Home > Liberal Christianity > Sign of the Times

Sign of the Times

November 20th, 2007
Marketing Advertising Blog — VuManhThang.Com

Christmas is the time of the year when peace and brotherhood are celebrated. That’s the whole point, right? Well, a Presbyterian Church, (PCUSA), is hosting an event that is in perfect harmony with this view of Christmas. Is this what plays in Peoria? Must be! To which, I say in my heartiest Scrooge-voice, "Bah! Humbug!"

Holiday

If you enjoyed this post, make sure you subscribe to my RSS feed!
Categories: Liberal Christianity
  1. November 20th, 2007 at 13:36 | #1

    Oh. Yuck. But I’m having fits of giggles imagining the planning committee having to come up with a refreshments menu that all those differing faiths could eat. Is the Westminster church kitchen kept kosher?
    And, umm, not to be a nitpicker, but Ramadan was back in Sept. this year…

  2. Helen
    November 20th, 2007 at 13:37 | #2

    I noticed that under the ad you referenced Liberal Christianity. I’m
    sorry, but I don’t see how *this* qualifies under the category of Christianity at all!! Come, Lord Jesus!!!

  3. Chi Chi
    November 20th, 2007 at 14:50 | #3

    I’m offended that they mispelled “Kwanzaa.” And, which Eid would that be? There are two Eid celebrations in Islam.

  4. Joshua Gale
    November 20th, 2007 at 15:06 | #4

    Yes, that is what happens over in Peoria, IL, and across the globe, unfortunately. I’m from a town very near to Peoria, and I am fairly certain this is not the first time these same people have hosted this…a shock, I know. Maybe it’s a “grass is greener” kind of thing, but I always thought Unionism was in the water in my part of Central Illinois.

  5. the other David
    November 20th, 2007 at 16:02 | #5

    yes well the last thing we would want to do as Christians is to offend anyone by actually being Christians therefore we must submit our religion and blend it with other religions in order to remove any offensive qualities. Joel Osteen has shown us the way to do this, remove the cross, remove the reason for the cross and The Architect of the cross will become a generic private contractor you can employ only on “down days” when your perkiness needs a little encouragement and your poodle seems to be depressed so bring out the holiday platter of little gods and take your pick. Planned Parenthood, Islam, Judaism and the jazz allstars just scream Christmas season. Christianity really has become this watered down ultra generic, laughable pyramid marketing scheme. I’d rather Christmas just vanish than to see it relegated to a ecumenical all faith corner fund raising campaign thrown by child murderers. I agree 100% with Helen.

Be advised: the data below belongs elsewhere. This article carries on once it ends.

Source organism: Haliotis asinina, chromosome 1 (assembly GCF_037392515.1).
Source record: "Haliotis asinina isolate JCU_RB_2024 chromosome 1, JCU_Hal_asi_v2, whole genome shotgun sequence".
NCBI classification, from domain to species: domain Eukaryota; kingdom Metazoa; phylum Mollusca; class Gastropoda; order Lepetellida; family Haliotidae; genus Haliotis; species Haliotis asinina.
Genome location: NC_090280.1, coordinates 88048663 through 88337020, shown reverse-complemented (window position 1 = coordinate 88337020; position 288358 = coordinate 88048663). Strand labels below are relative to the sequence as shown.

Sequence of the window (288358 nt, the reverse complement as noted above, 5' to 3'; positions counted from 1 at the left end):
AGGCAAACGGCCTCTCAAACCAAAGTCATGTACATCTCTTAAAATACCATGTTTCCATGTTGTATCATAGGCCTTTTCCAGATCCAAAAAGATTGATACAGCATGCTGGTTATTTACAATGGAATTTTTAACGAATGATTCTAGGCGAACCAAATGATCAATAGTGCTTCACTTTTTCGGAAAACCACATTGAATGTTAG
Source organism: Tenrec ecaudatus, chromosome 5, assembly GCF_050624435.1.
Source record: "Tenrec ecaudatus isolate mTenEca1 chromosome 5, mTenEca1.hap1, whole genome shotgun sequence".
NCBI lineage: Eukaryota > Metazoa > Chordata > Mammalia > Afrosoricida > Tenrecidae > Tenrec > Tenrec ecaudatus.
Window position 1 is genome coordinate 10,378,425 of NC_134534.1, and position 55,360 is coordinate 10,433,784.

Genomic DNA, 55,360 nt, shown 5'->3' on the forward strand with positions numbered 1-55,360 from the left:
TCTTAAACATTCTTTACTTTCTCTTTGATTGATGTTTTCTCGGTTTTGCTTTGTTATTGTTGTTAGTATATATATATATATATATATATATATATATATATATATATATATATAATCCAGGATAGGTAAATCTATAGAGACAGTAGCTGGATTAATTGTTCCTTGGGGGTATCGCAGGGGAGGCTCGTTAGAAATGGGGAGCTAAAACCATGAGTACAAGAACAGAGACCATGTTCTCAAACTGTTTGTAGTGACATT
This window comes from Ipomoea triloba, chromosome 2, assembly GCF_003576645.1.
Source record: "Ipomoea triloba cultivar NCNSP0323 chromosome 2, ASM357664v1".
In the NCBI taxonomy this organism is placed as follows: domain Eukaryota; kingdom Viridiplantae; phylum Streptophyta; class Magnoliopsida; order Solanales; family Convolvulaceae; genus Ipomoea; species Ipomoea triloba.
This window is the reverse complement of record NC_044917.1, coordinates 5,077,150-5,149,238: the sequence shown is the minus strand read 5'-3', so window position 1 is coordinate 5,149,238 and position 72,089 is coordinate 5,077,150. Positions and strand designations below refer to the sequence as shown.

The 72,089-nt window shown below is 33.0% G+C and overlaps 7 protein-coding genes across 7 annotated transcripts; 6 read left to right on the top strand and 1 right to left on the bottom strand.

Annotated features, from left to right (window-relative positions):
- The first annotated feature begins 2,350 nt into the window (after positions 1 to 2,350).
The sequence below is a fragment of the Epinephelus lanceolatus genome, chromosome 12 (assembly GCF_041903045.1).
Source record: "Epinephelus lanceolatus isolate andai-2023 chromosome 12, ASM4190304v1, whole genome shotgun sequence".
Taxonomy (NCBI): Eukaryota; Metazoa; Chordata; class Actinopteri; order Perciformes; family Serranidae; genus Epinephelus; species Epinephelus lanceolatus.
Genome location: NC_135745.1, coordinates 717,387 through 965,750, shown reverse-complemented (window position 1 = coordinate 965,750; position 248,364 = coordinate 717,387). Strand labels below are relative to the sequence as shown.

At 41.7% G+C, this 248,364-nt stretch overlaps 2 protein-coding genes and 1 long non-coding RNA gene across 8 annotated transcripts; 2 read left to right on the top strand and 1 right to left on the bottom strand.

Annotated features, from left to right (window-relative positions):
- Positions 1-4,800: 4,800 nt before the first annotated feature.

6. Mike Baker
    November 20th, 2007 at 17:17 | #6

    Happy Ramahanuquansikeidmas, everyone.

  7. Henry
    November 20th, 2007 at 22:53 | #7

    Unfortunately this type of service was held at our former ELCA church.
    St. Peter’s Evangelical Lutheran Church at 1422 Church Road in Pen Argyl will hold a special community worship service today at 7 p.m., featuring prayers of thanksgiving from several different religious traditions. Members of the Slate Belt Ministerium will be joined by representatives from the Lehigh Dialogue Center. (Muslim), Arsha Vidya Gurukulum (Hindu), Guru Nanak Sikh Society of the Lehigh Valley, and the Jewish community. Each tradition will read from holy books and offer prayers of thanksgiving in their own faith. The service will be followed by a time of refreshment provided by the Lutheran Church Women of St. Peter’s.
    We are thankful that we are members of an Missouri Synod congregation.

  8. November 20th, 2007 at 23:53 | #8

    Hey, welcome to my world!! Isn’t it fun?
    A celebration celebrating nothing! Yay!

  9. Rob Franck
    November 21st, 2007 at 10:57 | #9

    Kwanzaa is not the only word misspelled. An offertory will be held?

  10. gary w. galen